Audio routing involves sending an audio signal from one location to another. For example, you’ll come across audio routing when working with audio cables and inserts.
Although most mobile devices use USB mainly for charging, Android devices can detect a USB digital audio peripheral and automatically route audio playback.
Automatic routing may interfere with some applications. So, disabling this feature will deactivate automatic routing to USB-connected external audio devices.
So, how do you activate Disable Audio Routing? Continue reading to find out.
How To Disable Audio Routing
Turn off automatic audio routing to USB-connected external audio devices by following the instructions below.
1. Access the Developer Option:
Android hides Developer options on its devices by default. The reason is that they made it for developers who want to try out different features and make changes that might affect the phone’s performance.
To access the developer settings on any Android device, go to the Settings menu and look for the build number. However, depending on your phone model, the exact location of the build number may vary.
- Go to your phone’s Settings.
- Scroll down and find About phone. Next, select Software Info, and tap Build Number.
- Tap Build Number seven times. As you tap, an indicator will display your progress and how many steps remain. Your device may request for your pin to process. Your device will inform you when it activates the developer options.
- Now, return to Settings. Developer options will now appear as an entry.
2. Disable USB audio routing in Developer options
- Go to your phone’s Settings
- Go to Developer
- Search for “Disable USB audio routing.”
- Toggle on the option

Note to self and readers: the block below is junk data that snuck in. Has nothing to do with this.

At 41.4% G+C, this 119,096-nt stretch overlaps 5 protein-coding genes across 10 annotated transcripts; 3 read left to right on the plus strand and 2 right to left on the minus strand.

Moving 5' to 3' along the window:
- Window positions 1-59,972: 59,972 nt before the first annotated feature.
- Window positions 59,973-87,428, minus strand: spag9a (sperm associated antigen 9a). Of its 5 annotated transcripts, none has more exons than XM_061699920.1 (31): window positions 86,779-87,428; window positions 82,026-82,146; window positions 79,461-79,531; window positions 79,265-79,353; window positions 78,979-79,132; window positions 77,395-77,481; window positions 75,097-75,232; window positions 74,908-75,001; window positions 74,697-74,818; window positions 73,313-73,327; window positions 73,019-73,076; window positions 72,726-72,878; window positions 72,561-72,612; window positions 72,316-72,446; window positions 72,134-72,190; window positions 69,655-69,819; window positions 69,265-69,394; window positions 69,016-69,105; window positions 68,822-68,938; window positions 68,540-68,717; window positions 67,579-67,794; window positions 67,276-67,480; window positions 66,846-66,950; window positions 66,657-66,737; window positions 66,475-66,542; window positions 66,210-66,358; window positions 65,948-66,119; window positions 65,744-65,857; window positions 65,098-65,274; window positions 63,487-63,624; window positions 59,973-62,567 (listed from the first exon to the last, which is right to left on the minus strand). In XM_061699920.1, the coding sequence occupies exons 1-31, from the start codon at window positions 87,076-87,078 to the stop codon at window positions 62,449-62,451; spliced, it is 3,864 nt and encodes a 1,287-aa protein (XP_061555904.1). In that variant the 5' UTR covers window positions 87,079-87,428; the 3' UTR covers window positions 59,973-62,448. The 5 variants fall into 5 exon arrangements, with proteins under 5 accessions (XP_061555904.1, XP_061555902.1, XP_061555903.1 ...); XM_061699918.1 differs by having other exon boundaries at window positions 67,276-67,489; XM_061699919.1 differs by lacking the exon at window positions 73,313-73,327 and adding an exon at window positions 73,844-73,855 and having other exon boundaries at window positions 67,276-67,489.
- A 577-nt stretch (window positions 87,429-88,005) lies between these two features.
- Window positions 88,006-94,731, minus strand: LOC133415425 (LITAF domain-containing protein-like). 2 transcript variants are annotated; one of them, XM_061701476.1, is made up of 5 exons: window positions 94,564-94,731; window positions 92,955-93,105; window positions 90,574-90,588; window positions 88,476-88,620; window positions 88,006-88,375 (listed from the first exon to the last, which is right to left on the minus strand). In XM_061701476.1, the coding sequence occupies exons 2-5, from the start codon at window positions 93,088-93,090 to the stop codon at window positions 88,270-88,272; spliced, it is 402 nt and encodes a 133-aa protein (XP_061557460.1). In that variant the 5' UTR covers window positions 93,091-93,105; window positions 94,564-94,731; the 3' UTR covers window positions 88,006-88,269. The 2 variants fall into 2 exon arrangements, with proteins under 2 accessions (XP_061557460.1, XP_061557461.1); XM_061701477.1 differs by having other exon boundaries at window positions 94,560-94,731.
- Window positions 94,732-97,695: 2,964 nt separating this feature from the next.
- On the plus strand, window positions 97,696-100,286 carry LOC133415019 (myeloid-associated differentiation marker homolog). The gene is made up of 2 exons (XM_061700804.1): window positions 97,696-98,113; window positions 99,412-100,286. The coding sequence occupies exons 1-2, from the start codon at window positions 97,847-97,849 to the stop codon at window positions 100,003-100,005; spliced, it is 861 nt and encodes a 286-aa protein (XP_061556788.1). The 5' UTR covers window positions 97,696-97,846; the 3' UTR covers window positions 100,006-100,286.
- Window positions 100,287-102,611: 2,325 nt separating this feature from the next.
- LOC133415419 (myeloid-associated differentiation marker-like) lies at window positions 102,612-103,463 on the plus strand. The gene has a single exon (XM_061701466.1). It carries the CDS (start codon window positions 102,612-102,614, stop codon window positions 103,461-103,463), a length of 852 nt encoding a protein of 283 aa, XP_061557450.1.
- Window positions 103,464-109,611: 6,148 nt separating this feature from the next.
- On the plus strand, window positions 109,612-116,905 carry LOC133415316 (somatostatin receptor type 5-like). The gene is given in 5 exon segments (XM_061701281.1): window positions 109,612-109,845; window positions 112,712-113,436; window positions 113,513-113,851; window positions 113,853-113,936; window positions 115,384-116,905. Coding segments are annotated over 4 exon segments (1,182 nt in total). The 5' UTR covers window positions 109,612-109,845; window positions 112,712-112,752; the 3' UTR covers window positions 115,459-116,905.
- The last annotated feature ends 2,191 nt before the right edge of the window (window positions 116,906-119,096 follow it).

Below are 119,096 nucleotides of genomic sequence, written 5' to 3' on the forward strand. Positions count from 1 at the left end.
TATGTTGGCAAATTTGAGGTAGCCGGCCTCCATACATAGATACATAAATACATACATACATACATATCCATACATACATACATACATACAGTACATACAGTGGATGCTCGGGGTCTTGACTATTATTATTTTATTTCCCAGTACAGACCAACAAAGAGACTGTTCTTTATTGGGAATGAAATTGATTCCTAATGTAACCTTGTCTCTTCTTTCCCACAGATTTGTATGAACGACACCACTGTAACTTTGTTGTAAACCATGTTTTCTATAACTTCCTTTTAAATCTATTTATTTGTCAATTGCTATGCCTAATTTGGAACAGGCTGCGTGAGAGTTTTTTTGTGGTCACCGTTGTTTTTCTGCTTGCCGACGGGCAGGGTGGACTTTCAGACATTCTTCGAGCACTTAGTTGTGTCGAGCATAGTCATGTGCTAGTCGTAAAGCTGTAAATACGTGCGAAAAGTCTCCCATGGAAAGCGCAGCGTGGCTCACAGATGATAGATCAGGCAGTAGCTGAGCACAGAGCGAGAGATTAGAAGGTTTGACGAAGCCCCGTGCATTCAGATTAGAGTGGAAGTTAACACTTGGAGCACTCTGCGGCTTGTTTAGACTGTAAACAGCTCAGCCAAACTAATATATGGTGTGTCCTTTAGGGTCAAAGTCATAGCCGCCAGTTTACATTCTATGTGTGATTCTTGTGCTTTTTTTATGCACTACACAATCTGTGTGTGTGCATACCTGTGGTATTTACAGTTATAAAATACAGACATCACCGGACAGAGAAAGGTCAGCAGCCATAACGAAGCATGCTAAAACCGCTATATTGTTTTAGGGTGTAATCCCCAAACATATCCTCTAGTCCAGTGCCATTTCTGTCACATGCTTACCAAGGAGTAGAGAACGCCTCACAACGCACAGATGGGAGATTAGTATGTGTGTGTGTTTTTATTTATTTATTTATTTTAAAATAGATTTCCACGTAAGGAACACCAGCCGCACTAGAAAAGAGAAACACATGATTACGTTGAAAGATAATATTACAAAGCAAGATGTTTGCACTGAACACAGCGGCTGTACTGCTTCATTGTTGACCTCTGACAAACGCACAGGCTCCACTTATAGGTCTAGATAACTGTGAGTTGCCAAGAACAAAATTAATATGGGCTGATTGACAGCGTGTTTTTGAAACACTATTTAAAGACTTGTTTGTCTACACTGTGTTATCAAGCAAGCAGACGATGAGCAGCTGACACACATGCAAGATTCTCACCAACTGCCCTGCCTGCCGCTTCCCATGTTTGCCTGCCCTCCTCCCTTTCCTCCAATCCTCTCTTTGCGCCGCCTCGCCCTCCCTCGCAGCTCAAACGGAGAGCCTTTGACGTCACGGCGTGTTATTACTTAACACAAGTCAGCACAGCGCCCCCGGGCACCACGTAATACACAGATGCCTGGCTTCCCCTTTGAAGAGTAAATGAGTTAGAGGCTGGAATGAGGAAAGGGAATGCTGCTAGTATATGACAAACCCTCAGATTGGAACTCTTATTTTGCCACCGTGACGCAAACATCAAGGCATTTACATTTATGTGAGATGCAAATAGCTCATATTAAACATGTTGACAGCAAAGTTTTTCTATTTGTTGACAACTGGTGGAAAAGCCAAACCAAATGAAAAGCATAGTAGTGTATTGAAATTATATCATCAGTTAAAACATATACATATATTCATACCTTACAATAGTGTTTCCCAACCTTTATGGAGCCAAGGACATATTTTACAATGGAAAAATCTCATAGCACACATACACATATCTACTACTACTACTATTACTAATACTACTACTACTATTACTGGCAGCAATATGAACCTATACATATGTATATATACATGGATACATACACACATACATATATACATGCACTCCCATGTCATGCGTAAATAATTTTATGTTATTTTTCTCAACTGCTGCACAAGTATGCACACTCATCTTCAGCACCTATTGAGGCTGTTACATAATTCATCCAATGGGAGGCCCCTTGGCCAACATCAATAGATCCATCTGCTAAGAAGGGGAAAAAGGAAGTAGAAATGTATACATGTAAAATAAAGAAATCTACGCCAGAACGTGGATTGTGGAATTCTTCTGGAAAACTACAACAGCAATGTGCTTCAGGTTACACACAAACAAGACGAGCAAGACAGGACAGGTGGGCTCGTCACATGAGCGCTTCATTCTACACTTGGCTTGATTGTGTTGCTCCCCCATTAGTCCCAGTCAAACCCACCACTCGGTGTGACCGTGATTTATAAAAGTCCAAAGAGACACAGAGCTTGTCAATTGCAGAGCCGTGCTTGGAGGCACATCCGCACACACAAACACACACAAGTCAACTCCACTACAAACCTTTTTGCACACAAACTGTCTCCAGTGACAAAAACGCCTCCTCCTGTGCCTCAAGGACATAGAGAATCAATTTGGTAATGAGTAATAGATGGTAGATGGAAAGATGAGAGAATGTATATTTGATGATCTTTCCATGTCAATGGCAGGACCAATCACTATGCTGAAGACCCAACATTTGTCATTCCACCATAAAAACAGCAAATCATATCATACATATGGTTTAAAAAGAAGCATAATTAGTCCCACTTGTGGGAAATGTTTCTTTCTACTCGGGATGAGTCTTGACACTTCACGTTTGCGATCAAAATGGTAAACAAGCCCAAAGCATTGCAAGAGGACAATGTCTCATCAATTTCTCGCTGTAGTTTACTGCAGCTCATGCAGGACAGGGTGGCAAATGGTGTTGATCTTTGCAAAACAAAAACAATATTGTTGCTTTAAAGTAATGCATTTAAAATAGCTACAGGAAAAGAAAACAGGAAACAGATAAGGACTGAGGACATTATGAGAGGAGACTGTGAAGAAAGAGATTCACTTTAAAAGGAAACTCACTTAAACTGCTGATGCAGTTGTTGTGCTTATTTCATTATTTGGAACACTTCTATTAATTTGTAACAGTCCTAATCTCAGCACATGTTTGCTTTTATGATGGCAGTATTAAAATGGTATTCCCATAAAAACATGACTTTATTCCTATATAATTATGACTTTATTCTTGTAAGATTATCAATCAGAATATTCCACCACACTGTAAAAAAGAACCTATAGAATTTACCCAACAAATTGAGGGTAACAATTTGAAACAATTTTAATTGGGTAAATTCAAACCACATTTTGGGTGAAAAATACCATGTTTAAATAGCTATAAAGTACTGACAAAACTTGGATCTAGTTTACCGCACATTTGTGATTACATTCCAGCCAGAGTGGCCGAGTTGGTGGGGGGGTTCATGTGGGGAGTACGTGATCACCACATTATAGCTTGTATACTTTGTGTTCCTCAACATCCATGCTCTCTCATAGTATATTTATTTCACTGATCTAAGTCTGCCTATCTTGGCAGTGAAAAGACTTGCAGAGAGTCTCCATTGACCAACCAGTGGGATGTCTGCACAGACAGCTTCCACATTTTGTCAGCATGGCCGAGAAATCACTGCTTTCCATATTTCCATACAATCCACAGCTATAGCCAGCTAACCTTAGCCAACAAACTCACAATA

3. Uses Of Disabled USB Audio Routing
So, what’s the fuss about disabling USB audio routing? Well, this action may have some practical applications.
- This action will enable audio through USB in your Android device to work with an external DAC.
A digital to analog converter, or DAC, is a device that converts digitally recorded data from a laptop or smartphone into audible analog sound.
- This action also enables you to use USB OTG Audio DAC as an audio source.
The Universal Serial Bus (USB) is a standard connection that connects a wide range of external devices to several computing devices.
USB ports and cables connect a wide range of external hardware such as scanners, printers, external storage drives, cameras, and even peripherals like keyboard and mice to your computer, laptop, or netbook. However, mobile devices use USB mainly for charging their batteries.
USB audio is a digital connection that allows you to transfer digital music from your computer to an analog converter. Although regular computers come with in-built digital-to-analog converters (DAC), many users still prefer USB audio.
The main reason is that most computer DACs produce poor-quality sound. This trend is because computer makers tend to invest more resources on processors and screens, spending only a fraction of their budget on audio outputs and built-in DACs.
By using USB audio, you bypass the computer’s internal soundcard and allow the USB DAC to perform the digital to analog conversion in much better quality.
The DAC receives digital music in the form of USB packets from the PC. These transmissions occur at regular intervals based on the computer’s clock.
Internal clocks determine the time of both a computer and a USB DAC. One of the challenges with USB audio transfer is that these clocks run at different speeds.
Parts Of USB Audio System
Any USB audio system has three major components. The first is the media player, which is software that allows you to listen to music. Spotify, iTunes, and Deezer are some of the popular options.
Second, there’s the driver — both Windows and Mac OS X have USB drivers built-in. Finally, the USB device is the DAC in question, such as the DacMagic XS or the CXN.
Classes Of USB Audio
USB audio features two classes: Class 1 and Class 2. While both categories are capable of playing high-resolution sound, they differ in many ways.
The difference is in the amount of music resolution they can provide. Compared to the headphone output on your computer, Class 1 will offer you a better sound quality. Class 2 will, however, take you a step further.
Class 1 can send up to 24-bit/96kHz hi-res files, but you’ll need to upgrade to Class 2 if you wish to play studio master quality files. Class 2 supports files with a resolution of up to 24 bit/192 kHz for those seeking absolute audio quality.
Macs, by default, support both Class 1 and Class 2, allowing you to send files up to 24-bit/192kHz to your DAC. Windows, on the other hand, only supports Class 1.
However, Windows users can still play those ultra-high-resolution hi-res files by installing a USB Class 2 driver.